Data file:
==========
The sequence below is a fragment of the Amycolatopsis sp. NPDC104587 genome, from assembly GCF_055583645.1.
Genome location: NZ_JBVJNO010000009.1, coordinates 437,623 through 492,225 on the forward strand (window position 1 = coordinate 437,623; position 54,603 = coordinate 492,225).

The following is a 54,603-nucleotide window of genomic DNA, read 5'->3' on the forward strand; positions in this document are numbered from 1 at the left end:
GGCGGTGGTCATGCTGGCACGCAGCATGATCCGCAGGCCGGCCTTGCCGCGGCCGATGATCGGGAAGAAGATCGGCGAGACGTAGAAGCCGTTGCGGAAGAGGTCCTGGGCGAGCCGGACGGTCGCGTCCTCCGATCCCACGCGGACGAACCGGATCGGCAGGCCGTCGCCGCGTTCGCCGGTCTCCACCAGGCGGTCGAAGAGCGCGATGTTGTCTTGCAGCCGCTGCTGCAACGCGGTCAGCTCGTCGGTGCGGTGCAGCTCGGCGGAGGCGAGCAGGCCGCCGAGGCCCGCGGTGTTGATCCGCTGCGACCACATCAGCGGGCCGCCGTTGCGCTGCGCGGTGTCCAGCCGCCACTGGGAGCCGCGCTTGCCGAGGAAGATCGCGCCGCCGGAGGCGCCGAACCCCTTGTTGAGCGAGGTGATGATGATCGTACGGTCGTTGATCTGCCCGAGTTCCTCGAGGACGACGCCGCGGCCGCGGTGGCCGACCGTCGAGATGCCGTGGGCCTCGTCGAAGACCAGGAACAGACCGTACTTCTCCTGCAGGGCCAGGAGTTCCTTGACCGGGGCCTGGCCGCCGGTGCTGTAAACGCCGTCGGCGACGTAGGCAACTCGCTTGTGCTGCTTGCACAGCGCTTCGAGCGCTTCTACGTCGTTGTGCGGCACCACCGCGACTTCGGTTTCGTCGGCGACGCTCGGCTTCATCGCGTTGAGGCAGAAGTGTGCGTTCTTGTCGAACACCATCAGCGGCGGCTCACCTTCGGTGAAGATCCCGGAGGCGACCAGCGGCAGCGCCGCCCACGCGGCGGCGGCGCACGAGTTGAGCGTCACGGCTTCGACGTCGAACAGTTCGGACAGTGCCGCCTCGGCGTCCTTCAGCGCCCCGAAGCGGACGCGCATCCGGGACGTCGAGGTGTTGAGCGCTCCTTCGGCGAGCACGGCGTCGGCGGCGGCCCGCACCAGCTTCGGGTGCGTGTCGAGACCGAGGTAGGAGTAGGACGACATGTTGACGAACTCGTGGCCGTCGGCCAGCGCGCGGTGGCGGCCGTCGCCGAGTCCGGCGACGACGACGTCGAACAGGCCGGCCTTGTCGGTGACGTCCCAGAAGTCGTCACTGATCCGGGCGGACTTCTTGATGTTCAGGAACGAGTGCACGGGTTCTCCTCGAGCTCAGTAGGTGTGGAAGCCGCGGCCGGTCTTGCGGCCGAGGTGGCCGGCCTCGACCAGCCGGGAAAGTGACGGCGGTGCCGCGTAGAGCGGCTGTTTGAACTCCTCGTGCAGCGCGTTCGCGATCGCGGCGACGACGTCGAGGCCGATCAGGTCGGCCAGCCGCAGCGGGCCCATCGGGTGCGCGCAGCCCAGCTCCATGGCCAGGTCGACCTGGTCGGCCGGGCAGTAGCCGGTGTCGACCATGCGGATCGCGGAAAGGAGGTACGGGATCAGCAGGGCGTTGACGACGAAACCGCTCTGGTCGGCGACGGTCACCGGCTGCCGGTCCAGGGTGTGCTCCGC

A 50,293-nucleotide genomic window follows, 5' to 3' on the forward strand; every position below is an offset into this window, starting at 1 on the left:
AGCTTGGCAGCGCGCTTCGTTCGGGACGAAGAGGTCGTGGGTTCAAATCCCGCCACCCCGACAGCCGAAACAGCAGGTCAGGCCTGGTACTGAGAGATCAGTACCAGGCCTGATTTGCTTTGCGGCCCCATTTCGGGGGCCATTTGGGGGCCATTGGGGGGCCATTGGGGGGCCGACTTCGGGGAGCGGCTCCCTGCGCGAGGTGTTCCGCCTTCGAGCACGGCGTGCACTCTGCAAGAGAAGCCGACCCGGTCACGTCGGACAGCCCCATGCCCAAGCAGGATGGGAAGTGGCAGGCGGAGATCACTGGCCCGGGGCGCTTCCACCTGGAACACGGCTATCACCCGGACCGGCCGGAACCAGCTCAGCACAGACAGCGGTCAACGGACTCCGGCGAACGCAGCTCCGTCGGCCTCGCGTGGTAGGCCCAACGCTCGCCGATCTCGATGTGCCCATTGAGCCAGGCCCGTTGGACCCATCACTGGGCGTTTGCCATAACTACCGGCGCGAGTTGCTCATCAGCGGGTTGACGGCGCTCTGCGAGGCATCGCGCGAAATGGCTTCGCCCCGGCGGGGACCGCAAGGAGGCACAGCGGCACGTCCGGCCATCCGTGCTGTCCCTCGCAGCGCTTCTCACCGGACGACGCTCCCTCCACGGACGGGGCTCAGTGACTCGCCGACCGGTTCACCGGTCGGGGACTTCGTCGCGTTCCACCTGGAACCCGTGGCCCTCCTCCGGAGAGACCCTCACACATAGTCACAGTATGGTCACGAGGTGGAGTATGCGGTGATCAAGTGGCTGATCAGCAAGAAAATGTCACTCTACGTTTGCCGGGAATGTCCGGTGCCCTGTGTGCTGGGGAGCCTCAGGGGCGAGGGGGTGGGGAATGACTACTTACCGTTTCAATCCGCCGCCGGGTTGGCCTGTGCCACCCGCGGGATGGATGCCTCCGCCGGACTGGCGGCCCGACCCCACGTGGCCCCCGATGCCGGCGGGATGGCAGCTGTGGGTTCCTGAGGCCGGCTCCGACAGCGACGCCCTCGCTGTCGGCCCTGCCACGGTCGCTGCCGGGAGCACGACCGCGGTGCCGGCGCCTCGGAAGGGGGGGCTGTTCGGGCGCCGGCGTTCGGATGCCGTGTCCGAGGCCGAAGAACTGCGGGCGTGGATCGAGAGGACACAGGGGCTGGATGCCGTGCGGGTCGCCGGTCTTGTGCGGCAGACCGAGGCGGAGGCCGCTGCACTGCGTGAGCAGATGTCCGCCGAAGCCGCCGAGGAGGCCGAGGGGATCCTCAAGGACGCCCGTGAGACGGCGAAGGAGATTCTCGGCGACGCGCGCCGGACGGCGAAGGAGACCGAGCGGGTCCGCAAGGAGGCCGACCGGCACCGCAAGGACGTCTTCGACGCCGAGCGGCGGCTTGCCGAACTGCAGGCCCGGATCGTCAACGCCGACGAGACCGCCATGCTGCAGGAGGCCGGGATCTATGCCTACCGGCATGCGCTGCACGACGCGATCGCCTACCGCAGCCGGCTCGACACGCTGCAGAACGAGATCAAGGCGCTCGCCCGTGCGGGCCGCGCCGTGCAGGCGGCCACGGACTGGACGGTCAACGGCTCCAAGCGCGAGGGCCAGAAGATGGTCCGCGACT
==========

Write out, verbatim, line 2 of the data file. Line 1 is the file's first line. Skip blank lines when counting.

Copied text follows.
Genome location: NZ_JBVJNO010000009.1, coordinates 437,623 through 492,225 on the forward strand (window position 1 = coordinate 437,623; position 54,603 = coordinate 492,225).